Q. My 1-year-old doesn't sit still long enough to play. What can I do?
A. Mums, if your child does not seem to play long enough, there’s no need to worry as the child might be working more on the large motor skills at the moment. Toddlers are a powerhouse of energy and are exploring running, jumping, climbing and so on. Make sure to give lots of space for your child to carry out all these activities.
Q. How can I choose toys that my child will remain interested in for a long time?
A. Mums, first and foremost choose such toys for which your child is developmentally ready. Otherwise he or she may get easily bored and disinterested. Apart from that make sure that your child can play with a toy in various ways. Such toys where the child can pretend become interesting. You could also restrict your child to fewer toys as bouncing from one toy to another may leave your kid without really enjoying anything.
Q. My 2-year-old seems to play and do the same things over and over again. Shouldn't a child be playing with a lot of different toys to have a range of experience?
A. The brain of a young toddler is in the middle of enhancing synapses or pathways that are often used and these are solidified by repetition. Thus, although repetition may sound dull to you, for your child’s development it is an essential.
Q. Why does my 2-year-old seem to engage in "pretend play" so often?
A. Pretend play is the beginning of abstract thought that is a crucial part of your child’s development. Skills like math, logic and creativity include abstract thought. This is where your child separates thoughts from actions. Encourage your child in this by offering as many props and toys as possible. You can even use regular, household things.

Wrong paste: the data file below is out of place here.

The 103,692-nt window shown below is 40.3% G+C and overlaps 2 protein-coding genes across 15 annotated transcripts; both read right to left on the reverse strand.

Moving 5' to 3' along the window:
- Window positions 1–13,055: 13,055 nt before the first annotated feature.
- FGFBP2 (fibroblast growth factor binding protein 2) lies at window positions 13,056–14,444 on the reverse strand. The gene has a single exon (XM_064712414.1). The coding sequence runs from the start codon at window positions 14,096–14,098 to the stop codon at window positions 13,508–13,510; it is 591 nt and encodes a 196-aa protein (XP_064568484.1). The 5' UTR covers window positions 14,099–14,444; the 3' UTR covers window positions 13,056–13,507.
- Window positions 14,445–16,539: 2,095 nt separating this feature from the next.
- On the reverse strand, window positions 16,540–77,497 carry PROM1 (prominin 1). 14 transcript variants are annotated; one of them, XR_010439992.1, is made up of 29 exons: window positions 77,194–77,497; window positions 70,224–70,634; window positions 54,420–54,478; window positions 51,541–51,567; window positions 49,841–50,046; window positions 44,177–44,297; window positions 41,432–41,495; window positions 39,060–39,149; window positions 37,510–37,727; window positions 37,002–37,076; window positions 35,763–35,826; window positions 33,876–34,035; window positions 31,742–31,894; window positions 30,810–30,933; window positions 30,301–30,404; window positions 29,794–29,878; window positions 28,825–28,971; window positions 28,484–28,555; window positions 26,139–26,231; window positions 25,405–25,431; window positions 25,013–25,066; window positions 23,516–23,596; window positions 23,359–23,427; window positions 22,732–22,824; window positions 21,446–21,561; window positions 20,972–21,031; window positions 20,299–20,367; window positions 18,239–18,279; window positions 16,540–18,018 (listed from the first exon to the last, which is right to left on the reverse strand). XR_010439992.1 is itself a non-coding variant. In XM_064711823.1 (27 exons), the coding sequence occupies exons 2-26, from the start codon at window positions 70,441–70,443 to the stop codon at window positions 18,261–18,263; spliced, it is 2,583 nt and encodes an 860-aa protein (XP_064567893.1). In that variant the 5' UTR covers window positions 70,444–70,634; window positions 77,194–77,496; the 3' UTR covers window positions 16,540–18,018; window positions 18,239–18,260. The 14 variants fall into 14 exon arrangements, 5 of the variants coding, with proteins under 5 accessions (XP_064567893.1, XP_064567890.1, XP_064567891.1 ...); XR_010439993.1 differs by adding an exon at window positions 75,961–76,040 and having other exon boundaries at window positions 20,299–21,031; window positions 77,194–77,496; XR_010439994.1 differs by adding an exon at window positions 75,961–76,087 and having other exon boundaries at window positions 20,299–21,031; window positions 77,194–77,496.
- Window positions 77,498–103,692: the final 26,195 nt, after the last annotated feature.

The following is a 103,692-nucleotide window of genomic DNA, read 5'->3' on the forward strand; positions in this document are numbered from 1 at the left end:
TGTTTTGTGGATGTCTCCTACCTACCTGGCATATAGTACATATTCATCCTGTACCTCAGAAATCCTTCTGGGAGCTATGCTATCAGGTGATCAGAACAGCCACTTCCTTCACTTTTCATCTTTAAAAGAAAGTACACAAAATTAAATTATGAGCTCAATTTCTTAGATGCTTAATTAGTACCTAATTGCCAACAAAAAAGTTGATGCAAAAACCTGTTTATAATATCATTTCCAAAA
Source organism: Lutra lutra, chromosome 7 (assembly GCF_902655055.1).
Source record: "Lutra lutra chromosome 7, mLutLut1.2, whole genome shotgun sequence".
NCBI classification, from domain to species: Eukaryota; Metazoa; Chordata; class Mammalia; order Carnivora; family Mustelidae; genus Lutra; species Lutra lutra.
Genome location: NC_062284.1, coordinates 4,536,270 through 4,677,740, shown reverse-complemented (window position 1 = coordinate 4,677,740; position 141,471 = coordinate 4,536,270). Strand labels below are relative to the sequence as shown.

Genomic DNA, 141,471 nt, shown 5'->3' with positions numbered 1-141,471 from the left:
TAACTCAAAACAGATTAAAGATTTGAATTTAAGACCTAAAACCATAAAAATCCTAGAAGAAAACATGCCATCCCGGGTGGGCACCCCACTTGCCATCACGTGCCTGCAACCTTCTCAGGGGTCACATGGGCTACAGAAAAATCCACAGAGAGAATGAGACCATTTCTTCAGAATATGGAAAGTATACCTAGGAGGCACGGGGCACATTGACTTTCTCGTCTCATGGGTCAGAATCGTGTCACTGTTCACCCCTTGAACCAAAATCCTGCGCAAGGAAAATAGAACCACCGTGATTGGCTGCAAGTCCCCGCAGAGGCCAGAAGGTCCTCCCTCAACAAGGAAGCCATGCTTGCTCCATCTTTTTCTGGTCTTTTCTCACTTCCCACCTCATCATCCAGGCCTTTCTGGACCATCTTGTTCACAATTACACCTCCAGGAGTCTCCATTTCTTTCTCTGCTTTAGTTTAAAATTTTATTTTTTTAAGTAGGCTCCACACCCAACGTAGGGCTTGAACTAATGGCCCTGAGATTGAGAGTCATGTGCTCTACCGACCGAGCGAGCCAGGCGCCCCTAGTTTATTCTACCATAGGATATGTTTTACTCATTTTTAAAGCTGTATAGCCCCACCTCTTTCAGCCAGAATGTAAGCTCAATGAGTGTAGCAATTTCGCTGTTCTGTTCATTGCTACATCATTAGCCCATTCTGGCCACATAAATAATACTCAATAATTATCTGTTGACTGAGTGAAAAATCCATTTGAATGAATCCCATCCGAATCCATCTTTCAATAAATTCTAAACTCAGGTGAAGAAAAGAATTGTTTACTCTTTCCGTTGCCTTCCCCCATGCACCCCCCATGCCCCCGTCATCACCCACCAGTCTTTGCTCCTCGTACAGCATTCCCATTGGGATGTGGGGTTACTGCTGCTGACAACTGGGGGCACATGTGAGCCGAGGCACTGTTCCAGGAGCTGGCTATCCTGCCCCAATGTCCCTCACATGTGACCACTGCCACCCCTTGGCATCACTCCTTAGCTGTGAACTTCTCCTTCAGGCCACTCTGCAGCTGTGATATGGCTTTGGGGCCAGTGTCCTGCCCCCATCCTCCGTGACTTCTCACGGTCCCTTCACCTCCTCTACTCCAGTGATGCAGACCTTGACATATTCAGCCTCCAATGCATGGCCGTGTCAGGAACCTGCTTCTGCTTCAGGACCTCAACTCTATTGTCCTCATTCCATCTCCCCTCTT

Q. It seems that my 2-year-old son wants to play with trucks, while my 2-year-old niece seems to prefer dolls. Why is this so?
A. An important reason for this is a combination of nature and nurture according to experts. The mental skills and emotional styles of boys and girls are naturally different. Boys show an orientation towards activity and spatial things, while in girls this is more social. Nurturing environment affects when they try to copy the same gender. For example, when a girl sees her mother engaging in nurturing activities like cooking, she also tends to do the same. However, you can also encourage both boys and girls to play with both trucks and dolls as it will reinforce different aspects of development.
If you follow the tips that have been shared here, you will make the best of playtime with your child.
- Tips for Special Playtime. Retrieved on 25 Sep 2017 from https://www.cdc.gov/parents/essentials/communication/specialplaytime-tips.html
- Kids & Tech: Tips for Parents in the Digital Age. Retrieved on 25 Sep 2017 from https://www.healthychildren.org/English/family-life/Media/Pages/Tips-for-Parents-Digital-Age.aspx